First, let’s take a step back and give a brief overview of the market and what its future looks like. Over the past decade, the U.S. sports market has changed dramatically thanks to the rise of streaming, cord-cutting disrupting the traditional cable market, once niche sports finding new audiences thanks to social media, and the decline of regional sports networks (RSN). These shifts have led to fierce competition for exclusive broadcasting and streaming rights.

Right now, the market is dominated by the NFL. The annual value of its rights contract is $12.9 billion compared to second-place NBA coming in at $3.7 billion. Right now, you can watch professional football through a traditional cable subscription: FOX, NBC, CBS, and ABC (as well as ESPN) all broadcast games.

Amazon has exclusive rights to Thursday Night Football, which average 11.86 million weekly viewers. You can also stream NFL games that air on NBC and CBS via Peacock and Paramount Plus with Showtime, respectively. The only way to stream out-of-market NFL games is through NFL Sunday Ticket, which is exclusively on YouTube TV. If you have a YouTube TV subscription ($72.99 per month), you can get every game for $349 per year. If you prefer the standalone NFL Sunday Ticket experience without a YouTube TV subscription, that will cost $449.

For the other big leagues like the NBA, MLB, and NHL, you’ll need to mix a cable subscription with digital out-of-market sports packages and over-the-top subscription services. The NBA offers a direct-to-consumer subscription-based product called NBA League Pass, which offers plans that run $14.99 a month and $22.99 a month. For NHL, you need to sign up for ESPN+, an n over-the-top (OTT) subscription video streaming service. The MLB offers MLB.TV for out-of-market games, which you can purchase for $149.99.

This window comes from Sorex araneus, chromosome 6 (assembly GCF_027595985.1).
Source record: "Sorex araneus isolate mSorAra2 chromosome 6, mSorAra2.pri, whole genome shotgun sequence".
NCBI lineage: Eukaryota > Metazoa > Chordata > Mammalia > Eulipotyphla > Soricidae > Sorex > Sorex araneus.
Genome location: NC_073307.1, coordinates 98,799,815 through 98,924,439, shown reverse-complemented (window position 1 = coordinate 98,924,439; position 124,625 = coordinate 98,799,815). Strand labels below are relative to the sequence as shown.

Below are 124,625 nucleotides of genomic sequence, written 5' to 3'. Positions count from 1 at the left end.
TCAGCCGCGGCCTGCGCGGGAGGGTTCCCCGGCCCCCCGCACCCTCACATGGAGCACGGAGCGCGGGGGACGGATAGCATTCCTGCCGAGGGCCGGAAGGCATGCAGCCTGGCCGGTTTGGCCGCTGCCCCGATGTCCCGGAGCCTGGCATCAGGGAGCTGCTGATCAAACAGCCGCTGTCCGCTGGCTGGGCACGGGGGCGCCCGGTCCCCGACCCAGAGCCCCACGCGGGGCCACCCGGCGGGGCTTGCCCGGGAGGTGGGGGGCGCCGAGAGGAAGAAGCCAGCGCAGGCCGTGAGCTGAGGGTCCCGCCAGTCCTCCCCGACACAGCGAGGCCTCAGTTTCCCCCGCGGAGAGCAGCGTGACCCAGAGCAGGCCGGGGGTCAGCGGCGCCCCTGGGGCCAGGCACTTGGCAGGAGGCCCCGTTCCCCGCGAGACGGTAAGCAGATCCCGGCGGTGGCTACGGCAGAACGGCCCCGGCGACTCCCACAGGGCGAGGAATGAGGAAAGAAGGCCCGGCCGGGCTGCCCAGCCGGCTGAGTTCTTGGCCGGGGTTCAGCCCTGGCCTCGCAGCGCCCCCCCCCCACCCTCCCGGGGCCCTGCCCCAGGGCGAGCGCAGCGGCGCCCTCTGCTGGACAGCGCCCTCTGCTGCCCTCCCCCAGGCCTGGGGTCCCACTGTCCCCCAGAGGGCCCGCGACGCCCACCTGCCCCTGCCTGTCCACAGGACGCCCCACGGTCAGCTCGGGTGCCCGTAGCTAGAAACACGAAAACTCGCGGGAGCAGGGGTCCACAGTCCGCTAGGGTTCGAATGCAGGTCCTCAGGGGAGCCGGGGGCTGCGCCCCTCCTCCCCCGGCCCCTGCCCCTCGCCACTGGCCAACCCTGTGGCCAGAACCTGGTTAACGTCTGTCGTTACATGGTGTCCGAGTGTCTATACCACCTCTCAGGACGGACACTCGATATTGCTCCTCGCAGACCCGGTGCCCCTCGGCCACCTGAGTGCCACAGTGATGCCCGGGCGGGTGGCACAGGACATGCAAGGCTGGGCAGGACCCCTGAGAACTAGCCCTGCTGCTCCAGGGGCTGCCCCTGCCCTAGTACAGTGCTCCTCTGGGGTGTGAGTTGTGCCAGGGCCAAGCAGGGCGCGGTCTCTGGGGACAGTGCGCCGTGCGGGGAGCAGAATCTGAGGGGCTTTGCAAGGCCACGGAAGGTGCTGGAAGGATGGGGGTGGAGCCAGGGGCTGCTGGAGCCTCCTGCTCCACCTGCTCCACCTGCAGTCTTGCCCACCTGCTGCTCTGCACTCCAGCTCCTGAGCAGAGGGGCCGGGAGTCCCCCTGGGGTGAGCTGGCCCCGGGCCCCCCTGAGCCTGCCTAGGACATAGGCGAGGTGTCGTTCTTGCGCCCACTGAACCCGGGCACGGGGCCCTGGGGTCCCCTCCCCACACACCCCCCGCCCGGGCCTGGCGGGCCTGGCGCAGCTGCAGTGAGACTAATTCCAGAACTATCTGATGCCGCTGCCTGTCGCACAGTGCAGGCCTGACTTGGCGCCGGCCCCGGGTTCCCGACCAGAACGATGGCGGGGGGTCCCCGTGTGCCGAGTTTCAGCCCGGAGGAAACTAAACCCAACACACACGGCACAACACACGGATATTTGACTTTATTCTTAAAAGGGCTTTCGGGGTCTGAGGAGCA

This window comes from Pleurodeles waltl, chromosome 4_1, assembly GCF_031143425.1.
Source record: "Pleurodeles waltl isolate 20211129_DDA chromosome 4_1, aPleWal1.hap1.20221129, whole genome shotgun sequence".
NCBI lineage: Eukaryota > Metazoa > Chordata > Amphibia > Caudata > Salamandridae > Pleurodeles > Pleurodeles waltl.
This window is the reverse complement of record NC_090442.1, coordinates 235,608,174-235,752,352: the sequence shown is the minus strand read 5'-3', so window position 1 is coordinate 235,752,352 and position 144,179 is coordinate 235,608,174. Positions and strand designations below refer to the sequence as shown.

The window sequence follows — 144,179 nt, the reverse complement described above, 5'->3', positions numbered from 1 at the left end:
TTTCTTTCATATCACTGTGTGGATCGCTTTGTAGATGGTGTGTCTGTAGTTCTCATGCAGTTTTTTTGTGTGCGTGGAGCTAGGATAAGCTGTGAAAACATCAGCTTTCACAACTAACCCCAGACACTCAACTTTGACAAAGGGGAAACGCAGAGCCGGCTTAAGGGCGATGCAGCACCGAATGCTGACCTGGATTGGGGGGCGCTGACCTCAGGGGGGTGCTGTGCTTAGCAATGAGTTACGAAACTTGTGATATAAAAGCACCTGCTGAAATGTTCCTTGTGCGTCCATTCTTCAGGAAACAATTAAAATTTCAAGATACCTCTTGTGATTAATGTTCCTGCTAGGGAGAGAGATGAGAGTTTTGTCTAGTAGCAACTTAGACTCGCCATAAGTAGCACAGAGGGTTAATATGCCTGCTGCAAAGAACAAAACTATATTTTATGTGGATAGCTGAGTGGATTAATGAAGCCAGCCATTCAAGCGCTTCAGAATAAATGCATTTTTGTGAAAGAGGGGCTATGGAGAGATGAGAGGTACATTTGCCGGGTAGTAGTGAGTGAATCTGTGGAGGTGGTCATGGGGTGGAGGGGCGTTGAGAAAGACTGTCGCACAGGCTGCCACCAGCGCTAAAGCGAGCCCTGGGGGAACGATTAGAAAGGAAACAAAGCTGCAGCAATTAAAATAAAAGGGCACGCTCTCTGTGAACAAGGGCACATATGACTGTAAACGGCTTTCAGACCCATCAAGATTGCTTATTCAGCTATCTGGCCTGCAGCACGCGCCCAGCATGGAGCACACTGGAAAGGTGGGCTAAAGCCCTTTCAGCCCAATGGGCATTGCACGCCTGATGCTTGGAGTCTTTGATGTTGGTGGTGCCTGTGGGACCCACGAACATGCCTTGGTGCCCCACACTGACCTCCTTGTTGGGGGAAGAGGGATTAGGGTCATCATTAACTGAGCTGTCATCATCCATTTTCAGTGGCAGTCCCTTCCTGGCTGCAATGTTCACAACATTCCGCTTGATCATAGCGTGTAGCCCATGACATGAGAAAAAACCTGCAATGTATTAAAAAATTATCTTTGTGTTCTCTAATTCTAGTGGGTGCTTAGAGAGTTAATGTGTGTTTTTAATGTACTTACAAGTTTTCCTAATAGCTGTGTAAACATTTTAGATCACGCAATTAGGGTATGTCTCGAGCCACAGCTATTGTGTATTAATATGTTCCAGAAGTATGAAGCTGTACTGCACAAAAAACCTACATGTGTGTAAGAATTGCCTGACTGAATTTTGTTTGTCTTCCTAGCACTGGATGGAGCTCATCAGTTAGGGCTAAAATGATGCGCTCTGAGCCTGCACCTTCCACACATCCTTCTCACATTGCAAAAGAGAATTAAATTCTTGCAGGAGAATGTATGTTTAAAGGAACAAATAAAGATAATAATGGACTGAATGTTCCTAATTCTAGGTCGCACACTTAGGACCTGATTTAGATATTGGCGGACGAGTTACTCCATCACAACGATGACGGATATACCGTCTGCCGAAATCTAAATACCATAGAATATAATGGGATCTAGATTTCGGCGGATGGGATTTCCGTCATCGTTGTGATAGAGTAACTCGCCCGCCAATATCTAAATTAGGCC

This might all change soon: ESPN, Fox, and Warner Bros. Discovery are poised to launch a new standalone streaming app and experience that will offer live sports from just about every major sports league. While details are scarce, it could alter the entire live sports landscape.

How to Win Big in the Coming Year

What does all the drastic change and varied options for sports streaming mean for you? While the biggest names in pro sports take in billions for rights deals, audiences are hungry for alternatives, niche markets, and novel ways to watch sports. Let’s take a look at some success stories and consider how they might apply to your content business.

Look at emerging markets. Some of the fastest growing sports are Pickleball and women’s sports. Historic Iowa basketball star Caitlin Clark is poised to reignite interest in the WNBA and last year, Nebraska set the world record in women’s sports attendance. The NWSL and WPL soccer leagues are also growing. When you know what your audience likes, you can effectively tailor your content to their needs.

Outside of traditional cable, the FAST channel space is thriving for sports content. FIFA+, the official channel of the governing body of world soccer, is available in 20 countries on multiple platforms. The Tennis Channel recently debuted their FAST network on Amazon Freevee and Fubo too. Experts expect more leagues and content to migrate to this growing space. Turns out, feeding passionate fans with their favorite over and over is a great business strategy.

Sports is one of the strongest, most fan-fevered industries in the world. There’s a built-in audience of devoted fanatics and others who would like to find the channel and content for their specific tastes.

So what can content owners learn from sports streaming success? We’re going to misquote Field of Dreams here and say, “If you build it, they will come.

Let’s Talk

If you want to learn about the quickest and easiest way to find new audiences for your content, schedule a demo and learn about Matchpoint’s innovative, end-to-end OTT solution.

Afterall, we did help Bob Ross Inc. and American Public Television rack up 4.7 BILLION views for the Bob Ross Channel